Colin Kaepernick Might Not Kneel For The National Anthem Anymore, Report Says

Scott Cunningham/Getty Images Sport/Getty Images

Sunday football games have taken a political turn, and one quarterback got the ball rolling. It appears the protester behind the controversial #TakeAKnee movement is — possibly — rethinking his strategy in order to make a comeback into the big leagues. Colin Kaepernick’s national anthem protest might be over if he's given a chance to play in the NFL again, according to one CBS reporter, though it's not certain if that's actually the case.

Jason La Canfora of CBS Sports met with Kaepernick on Oct. 7 and paraphrased his thoughts about the discussion with the unsigned QB. According to the Associated Press, La Canfora said,

He’s not planning on kneeling. He’s going to donate all his jersey sales and he’s planning on standing for the anthem if given the opportunity.

@NFLonCBS tweeted video footage of La Canfora's "main takeaway." La Canfora detailed that the ex-San Francisco 49er is living in New York City and working out in New Jersey. After his days focusing on football, Kaepernick supposedly makes his way into Harlem to work alongside children of the community. The commentator further stated in the video,

He's just looking for an opportunity. He understands that there's you know, controversy in things that come with him, but as a football player, he's hoping to be judged in that manner.

La Canfora also discussed the player's choice to stay quiet in the media and his desire to make his way back into the league.

Take a look at the footage for yourself.

However, those closest to Kaepernick — and even Kaepernick himself — have pushed back on reports about his protest.

The player's girlfriend took to Twitter to deny that the player made comments about not kneeling if it means getting back into the NFL.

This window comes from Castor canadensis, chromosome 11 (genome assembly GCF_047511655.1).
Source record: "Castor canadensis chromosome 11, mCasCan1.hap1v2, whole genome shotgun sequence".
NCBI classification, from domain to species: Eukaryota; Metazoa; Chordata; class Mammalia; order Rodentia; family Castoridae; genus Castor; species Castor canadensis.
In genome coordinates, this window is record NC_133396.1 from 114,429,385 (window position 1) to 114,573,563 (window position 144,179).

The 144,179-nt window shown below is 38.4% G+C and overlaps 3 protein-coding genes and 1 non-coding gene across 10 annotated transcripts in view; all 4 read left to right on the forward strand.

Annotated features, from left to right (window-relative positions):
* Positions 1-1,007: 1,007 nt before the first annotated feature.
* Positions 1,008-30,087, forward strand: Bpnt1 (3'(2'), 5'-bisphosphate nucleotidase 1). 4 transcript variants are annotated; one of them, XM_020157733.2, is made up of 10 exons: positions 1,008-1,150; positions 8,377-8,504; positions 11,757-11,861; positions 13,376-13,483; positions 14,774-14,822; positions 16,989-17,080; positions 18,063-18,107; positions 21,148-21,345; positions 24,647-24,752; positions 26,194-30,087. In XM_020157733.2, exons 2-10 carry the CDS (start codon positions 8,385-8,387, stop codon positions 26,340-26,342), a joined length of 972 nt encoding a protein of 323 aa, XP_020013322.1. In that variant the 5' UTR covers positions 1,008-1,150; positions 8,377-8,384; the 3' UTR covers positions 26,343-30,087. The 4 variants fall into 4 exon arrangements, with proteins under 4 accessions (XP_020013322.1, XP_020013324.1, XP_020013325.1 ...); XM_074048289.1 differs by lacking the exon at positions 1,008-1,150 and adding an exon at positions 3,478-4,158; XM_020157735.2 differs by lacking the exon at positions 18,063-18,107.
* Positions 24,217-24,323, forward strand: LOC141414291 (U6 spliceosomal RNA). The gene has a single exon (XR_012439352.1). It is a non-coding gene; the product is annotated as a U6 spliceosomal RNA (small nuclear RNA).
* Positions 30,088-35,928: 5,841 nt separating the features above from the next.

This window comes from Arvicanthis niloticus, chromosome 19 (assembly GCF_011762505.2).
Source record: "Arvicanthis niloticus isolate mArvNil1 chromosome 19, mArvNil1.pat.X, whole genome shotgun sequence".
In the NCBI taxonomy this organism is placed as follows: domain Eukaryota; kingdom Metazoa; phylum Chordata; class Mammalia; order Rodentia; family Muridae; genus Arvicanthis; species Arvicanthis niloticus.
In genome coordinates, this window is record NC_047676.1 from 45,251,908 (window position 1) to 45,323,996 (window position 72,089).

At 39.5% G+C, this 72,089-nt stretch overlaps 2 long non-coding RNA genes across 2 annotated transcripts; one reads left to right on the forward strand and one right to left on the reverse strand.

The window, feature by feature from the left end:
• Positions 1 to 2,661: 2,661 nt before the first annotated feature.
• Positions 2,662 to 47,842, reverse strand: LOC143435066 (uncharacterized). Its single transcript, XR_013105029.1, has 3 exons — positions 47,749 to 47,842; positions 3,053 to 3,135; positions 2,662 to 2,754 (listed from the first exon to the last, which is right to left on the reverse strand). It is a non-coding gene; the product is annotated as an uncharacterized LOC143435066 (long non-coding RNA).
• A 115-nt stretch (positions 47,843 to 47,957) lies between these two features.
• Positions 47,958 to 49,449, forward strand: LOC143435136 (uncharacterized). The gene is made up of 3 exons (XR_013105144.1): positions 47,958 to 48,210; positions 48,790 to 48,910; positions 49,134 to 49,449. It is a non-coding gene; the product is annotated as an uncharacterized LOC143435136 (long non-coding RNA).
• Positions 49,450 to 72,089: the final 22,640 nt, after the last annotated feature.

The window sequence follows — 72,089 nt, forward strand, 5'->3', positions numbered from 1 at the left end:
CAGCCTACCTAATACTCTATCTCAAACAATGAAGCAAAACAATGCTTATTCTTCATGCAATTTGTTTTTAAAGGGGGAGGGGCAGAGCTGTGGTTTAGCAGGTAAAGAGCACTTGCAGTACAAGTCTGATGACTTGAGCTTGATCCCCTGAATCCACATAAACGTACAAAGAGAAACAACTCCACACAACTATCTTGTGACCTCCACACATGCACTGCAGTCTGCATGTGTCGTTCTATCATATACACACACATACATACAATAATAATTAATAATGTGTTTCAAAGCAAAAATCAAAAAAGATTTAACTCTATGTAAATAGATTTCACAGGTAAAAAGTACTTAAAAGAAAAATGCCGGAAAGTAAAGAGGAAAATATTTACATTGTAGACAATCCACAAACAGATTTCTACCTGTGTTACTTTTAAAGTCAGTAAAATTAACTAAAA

And Kaepernick apparently decided to address it with a quote, presumably referring to the incident with a tweet reading, "A lie gets halfway around the world before the truth has a chance to get its pants on."

Kaepernick, who began kneeling during the national anthem in 2016 as a protest against police brutality and racial bias, has been unable to find a team to sign him since he left the San Francisco 49ers in March.

Since the social media backfire, CBS has clarified La Canfora's statements.

The journalist responded on Twitter to address the issue.

He claimed he did not specifically ask the football player about his stance on kneeling during the anthem when they spoke on Oct. 7. He had said just discussed Kaepernick's "will to play" and that his statements on CBS simply relayed previous reporting, according to the AP.

Regardless of Kaepernick's eagerness to get back on the field, his actions have certainly caused a wave of emotions.

Some agree with his viewpoints, others want football to remain free of politics... but it might take some time before that actually happens. As recently as Oct. 8, Vice President Mike Pence walked out of a football game between the Indianapolis Colts and San Francisco 49ers because players decided to #TakeAKnee and protest the current political climate. But naturally, the commander in chief claimed he was the one advocating for this move.

President Donald Trump — who has been fighting with the NFL for weeks — urged the vice president and his wife to leave the game if any of the players protested.

Since Twitter is the way sources and politicians confirm things nowadays, Vice President Pence followed up with a tweet of his own.

He defended his actions and the president's as well. He wrote,

At a time when so many Americans are inspiring our nation with their courage, resolve, and resilience, now, more than ever, we should rally around our Flag and everything that unites us. While everyone is entitled to their own opinions, I don't think it's too much to ask NFL players to respect the Flag and our National Anthem.

Kaepernick will definitely go down in history for his mark on football and the community. Time will tell what will happen when — and if — he makes his return to the NFL.